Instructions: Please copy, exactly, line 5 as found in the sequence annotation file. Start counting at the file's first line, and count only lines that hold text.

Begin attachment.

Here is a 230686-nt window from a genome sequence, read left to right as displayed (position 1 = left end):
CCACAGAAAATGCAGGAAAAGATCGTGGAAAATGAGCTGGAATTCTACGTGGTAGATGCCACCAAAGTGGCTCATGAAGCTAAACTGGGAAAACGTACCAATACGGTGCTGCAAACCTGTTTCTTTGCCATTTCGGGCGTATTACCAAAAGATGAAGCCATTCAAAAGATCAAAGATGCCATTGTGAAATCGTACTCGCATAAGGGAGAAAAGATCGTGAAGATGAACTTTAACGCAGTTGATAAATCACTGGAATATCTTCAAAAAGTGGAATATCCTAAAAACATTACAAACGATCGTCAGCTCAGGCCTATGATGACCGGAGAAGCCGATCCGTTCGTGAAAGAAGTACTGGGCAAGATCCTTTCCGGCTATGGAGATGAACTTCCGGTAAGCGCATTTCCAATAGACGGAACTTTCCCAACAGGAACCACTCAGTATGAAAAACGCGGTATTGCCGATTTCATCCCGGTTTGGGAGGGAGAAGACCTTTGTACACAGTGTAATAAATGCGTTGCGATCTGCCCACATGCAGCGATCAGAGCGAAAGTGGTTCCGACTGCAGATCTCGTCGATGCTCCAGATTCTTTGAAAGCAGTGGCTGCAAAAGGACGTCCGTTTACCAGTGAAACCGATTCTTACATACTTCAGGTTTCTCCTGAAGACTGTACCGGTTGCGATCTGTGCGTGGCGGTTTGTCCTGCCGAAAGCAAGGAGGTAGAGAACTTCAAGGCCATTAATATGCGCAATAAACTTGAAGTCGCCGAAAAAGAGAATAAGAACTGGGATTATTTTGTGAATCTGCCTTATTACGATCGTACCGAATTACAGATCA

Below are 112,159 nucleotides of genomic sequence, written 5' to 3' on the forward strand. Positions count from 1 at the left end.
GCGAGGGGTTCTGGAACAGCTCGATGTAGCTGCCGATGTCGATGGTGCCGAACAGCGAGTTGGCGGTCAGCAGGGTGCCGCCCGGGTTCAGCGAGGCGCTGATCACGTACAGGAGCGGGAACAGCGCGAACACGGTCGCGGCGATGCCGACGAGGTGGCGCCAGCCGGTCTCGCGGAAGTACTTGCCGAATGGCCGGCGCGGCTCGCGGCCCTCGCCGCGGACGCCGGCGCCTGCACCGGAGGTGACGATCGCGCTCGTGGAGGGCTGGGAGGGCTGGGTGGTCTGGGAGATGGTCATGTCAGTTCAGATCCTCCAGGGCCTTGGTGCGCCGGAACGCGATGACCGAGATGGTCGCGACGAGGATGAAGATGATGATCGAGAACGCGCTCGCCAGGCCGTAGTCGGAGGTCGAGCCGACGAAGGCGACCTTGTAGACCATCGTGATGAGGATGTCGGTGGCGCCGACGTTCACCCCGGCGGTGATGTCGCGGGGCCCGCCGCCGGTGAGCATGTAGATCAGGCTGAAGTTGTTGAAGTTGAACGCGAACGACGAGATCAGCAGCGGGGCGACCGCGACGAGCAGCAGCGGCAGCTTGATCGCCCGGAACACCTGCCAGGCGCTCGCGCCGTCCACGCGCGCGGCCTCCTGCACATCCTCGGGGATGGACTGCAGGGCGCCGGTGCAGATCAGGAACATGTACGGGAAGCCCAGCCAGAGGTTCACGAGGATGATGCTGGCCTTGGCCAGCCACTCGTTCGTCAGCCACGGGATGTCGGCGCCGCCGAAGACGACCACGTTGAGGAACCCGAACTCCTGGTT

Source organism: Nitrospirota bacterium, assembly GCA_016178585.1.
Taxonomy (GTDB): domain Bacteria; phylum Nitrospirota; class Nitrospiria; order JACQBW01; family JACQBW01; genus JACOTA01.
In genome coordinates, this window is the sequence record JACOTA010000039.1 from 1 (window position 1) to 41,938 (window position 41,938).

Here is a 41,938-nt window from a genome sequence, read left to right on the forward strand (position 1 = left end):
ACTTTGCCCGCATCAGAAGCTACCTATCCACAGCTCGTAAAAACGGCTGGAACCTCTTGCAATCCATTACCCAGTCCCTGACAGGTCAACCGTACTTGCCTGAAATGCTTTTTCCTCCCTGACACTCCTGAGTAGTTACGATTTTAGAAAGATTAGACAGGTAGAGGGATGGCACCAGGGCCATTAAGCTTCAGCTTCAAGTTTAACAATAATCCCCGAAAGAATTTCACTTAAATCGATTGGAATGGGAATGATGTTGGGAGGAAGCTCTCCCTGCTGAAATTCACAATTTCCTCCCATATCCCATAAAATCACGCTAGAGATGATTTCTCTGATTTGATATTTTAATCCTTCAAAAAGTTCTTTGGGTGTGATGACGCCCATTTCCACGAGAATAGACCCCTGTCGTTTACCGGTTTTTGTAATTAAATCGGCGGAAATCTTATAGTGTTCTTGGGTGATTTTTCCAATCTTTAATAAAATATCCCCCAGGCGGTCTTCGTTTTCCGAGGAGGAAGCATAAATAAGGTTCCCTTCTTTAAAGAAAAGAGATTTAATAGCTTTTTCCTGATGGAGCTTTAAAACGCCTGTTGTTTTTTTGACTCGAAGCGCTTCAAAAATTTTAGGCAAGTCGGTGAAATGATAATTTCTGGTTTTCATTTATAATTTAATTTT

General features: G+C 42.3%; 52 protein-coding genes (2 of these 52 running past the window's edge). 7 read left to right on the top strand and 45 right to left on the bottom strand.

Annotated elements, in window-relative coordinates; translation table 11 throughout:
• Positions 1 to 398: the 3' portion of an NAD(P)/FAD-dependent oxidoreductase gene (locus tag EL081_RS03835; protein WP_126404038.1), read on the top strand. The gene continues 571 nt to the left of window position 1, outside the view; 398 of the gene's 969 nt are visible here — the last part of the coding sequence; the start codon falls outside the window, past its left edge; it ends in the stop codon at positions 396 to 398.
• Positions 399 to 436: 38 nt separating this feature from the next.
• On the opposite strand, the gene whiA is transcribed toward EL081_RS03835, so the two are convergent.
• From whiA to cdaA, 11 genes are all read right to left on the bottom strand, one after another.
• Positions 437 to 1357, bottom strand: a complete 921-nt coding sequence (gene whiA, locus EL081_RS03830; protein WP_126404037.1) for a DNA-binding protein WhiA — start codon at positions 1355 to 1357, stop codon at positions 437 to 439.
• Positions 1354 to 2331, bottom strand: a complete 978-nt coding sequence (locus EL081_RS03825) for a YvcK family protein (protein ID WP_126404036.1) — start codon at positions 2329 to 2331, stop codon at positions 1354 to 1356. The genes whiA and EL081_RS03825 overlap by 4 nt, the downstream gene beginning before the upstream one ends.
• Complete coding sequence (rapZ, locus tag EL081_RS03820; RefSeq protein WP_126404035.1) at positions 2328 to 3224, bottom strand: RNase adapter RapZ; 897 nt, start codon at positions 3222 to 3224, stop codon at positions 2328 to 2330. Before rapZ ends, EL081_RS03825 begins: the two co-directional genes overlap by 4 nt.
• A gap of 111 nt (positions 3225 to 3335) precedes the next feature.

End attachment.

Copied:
Source organism: Nitrospirota bacterium, assembly GCA_016178585.1.